“He was with the wild animals, and angels attended him.”

That’s all Mark says in his typically spare way of writing. It’s maybe all he needs to say, too. Because here is an early indication in the gospels that where Jesus will go, somehow shalom will follow. Jesus will touch the unclean but not become unclean himself but will instead leave cleanness in his wake. He’ll touch the dead and they’ll come back to life. He’ll speak to the blind and leave them seeing, to the deaf and leave them hearing. He’ll enter situations of despair and isolation and leave behind him a cornucopia of hope and community.

Lent begins in the wilderness, in the worst parts of life in a fallen, broken world. It begins there as a reminder that Jesus is transforming this world by his very presence. Lent begins in the wilderness so that by the time we see Jesus enter into nothing short of hell and death itself near the end of it all, we will have more than a firm sense that somehow, some way–by a grace and a power we can scarcely imagine–Jesus will leave even those places changed. He’ll pass through the hell of death and somehow leave Life in his wake.   (In a way, this is the same point made in this Sunday’s Epistle lection from 1 Peter 3—Jesus has gone ahead of us into death, into the place of spiritual imprisonment, and has brought life there.)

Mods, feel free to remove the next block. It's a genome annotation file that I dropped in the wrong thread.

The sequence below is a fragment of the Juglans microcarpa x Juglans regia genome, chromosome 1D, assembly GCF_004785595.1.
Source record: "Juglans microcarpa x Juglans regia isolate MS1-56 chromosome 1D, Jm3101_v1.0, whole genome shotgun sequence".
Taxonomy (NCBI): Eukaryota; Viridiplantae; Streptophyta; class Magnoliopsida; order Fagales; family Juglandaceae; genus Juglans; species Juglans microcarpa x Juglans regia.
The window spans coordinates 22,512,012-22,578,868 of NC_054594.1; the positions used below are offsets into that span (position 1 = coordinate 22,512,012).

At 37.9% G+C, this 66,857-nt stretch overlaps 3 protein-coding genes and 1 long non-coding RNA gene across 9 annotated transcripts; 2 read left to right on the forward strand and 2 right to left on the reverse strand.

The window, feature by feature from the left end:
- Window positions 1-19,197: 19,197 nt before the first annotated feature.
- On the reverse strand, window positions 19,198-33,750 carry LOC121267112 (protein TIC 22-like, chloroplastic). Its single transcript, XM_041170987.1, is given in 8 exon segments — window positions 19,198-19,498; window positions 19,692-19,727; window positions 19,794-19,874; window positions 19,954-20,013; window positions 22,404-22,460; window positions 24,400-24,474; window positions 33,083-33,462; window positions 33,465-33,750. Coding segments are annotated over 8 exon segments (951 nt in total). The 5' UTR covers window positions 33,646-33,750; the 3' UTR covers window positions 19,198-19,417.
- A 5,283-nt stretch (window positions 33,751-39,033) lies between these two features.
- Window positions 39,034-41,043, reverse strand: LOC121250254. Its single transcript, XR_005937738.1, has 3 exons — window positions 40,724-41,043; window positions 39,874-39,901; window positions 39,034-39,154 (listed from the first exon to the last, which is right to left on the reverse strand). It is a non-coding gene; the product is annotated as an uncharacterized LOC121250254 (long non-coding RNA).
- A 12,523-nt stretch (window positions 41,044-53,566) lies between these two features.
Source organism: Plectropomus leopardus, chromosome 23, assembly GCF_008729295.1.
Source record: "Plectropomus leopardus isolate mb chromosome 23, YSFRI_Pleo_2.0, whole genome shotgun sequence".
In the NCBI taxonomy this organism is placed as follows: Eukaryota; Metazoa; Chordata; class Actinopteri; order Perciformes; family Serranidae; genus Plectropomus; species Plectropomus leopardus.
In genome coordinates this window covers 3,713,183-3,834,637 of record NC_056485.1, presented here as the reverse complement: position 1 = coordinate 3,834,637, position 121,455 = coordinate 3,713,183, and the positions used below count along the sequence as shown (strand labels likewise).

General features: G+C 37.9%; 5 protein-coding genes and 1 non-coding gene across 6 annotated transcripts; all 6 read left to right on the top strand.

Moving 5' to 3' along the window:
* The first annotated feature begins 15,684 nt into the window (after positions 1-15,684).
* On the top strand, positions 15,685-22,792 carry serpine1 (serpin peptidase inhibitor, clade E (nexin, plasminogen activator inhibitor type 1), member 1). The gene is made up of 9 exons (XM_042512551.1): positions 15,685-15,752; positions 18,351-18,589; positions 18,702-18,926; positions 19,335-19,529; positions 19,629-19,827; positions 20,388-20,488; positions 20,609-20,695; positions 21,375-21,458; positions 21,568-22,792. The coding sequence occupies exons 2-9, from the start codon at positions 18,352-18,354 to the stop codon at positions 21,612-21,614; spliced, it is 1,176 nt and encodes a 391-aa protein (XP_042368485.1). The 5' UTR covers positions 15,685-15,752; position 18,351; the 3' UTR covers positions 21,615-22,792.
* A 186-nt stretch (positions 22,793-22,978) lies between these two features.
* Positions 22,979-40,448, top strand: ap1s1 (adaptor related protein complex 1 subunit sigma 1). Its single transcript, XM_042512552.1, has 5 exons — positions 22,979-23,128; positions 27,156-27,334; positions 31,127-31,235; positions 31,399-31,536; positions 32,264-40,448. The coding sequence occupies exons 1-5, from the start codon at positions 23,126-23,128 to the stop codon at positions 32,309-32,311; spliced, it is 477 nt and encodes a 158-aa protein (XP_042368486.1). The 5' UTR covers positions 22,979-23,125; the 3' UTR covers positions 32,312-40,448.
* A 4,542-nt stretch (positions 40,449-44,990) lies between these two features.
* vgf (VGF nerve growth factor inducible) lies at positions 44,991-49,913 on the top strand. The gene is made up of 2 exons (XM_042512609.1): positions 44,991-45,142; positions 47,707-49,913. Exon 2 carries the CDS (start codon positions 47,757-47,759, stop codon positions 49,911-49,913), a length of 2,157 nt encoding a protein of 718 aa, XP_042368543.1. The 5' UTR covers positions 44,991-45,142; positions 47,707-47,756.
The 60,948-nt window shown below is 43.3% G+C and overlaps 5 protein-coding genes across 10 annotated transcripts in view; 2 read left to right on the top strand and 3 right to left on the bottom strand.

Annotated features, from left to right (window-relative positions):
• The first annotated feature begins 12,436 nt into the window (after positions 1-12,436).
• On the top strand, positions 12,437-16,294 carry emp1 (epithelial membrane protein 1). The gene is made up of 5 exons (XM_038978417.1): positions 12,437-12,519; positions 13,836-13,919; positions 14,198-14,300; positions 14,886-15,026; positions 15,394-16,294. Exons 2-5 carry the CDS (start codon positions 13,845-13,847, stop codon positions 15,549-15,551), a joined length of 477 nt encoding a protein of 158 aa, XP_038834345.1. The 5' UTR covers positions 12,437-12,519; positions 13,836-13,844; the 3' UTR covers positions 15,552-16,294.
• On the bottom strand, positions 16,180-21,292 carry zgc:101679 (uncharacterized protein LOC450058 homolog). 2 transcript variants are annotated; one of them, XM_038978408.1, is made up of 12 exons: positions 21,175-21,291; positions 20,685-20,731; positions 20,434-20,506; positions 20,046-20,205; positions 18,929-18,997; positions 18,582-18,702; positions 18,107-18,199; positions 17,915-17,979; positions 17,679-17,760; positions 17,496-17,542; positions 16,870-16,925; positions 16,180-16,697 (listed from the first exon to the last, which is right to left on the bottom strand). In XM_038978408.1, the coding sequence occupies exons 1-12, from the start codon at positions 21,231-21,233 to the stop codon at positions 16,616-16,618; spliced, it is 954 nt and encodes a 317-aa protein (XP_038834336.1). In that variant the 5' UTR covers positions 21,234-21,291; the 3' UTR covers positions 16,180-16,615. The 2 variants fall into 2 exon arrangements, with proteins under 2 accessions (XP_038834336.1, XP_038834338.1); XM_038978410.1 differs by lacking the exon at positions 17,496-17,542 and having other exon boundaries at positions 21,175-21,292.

It’s a strange and mysterious alchemy that he works again and again. But it’s a little less mysterious when we remember the very first thing Mark told us when he opened his gospel: this Jesus we’re talking about is (you may be interested to know) “the Son of God.”

That little fact doesn’t change the wonder of his shalom-restoring powers. But it sure explains a whole lot!

Textual Points: